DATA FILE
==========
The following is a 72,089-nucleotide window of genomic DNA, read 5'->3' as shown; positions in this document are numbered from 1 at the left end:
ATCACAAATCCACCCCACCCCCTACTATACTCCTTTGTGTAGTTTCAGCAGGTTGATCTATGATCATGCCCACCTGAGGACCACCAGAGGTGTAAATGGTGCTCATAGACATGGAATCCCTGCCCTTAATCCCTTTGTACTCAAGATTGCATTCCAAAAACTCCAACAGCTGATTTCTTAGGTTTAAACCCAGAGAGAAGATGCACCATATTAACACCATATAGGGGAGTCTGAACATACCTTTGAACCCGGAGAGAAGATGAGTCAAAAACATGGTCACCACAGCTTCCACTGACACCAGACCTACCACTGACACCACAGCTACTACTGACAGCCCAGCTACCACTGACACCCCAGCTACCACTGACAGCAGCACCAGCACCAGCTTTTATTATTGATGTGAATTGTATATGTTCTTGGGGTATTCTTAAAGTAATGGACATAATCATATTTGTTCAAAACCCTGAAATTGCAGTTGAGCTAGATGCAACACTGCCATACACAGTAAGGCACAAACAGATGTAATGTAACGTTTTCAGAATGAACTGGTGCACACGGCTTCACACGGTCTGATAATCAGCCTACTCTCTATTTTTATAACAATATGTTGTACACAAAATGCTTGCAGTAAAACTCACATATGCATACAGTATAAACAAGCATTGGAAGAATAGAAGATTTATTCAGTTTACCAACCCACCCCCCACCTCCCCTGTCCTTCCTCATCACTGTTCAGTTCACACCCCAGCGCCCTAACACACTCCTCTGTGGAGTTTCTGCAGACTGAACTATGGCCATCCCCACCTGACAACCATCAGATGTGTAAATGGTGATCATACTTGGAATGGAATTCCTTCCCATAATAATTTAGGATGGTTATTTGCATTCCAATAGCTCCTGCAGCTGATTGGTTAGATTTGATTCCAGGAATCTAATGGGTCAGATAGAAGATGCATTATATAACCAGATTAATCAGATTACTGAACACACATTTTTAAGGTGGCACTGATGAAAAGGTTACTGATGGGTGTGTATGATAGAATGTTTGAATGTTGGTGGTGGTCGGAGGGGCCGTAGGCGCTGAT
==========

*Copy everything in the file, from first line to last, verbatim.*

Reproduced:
The following is a 72,089-nucleotide window of genomic DNA, read 5'->3' as shown; positions in this document are numbered from 1 at the left end:
ATCACAAATCCACCCCACCCCCTACTATACTCCTTTGTGTAGTTTCAGCAGGTTGATCTATGATCATGCCCACCTGAGGACCACCAGAGGTGTAAATGGTGCTCATAGACATGGAATCCCTGCCCTTAATCCCTTTGTACTCAAGATTGCATTCCAAAAACTCCAACAGCTGATTTCTTAGGTTTAAACCCAGAGAGAAGATGCACCATATTAACACCATATAGGGGAGTCTGAACATACCTTTGAACCCGGAGAGAAGATGAGTCAAAAACATGGTCACCACAGCTTCCACTGACACCAGACCTACCACTGACACCACAGCTACTACTGACAGCCCAGCTACCACTGACACCCCAGCTACCACTGACAGCAGCACCAGCACCAGCTTTTATTATTGATGTGAATTGTATATGTTCTTGGGGTATTCTTAAAGTAATGGACATAATCATATTTGTTCAAAACCCTGAAATTGCAGTTGAGCTAGATGCAACACTGCCATACACAGTAAGGCACAAACAGATGTAATGTAACGTTTTCAGAATGAACTGGTGCACACGGCTTCACACGGTCTGATAATCAGCCTACTCTCTATTTTTATAACAATATGTTGTACACAAAATGCTTGCAGTAAAACTCACATATGCATACAGTATAAACAAGCATTGGAAGAATAGAAGATTTATTCAGTTTACCAACCCACCCCCCACCTCCCCTGTCCTTCCTCATCACTGTTCAGTTCACACCCCAGCGCCCTAACACACTCCTCTGTGGAGTTTCTGCAGACTGAACTATGGCCATCCCCACCTGACAACCATCAGATGTGTAAATGGTGATCATACTTGGAATGGAATTCCTTCCCATAATAATTTAGGATGGTTATTTGCATTCCAATAGCTCCTGCAGCTGATTGGTTAGATTTGATTCCAGGAATCTAATGGGTCAGATAGAAGATGCATTATATAACCAGATTAATCAGATTACTGAACACACATTTTTAAGGTGGCACTGATGAAAAGGTTACTGATGGGTGTGTATGATAGAATGTTTGAATGTTGGTGGTGGTCGGAGGGGCCGTAGGCGCTGAT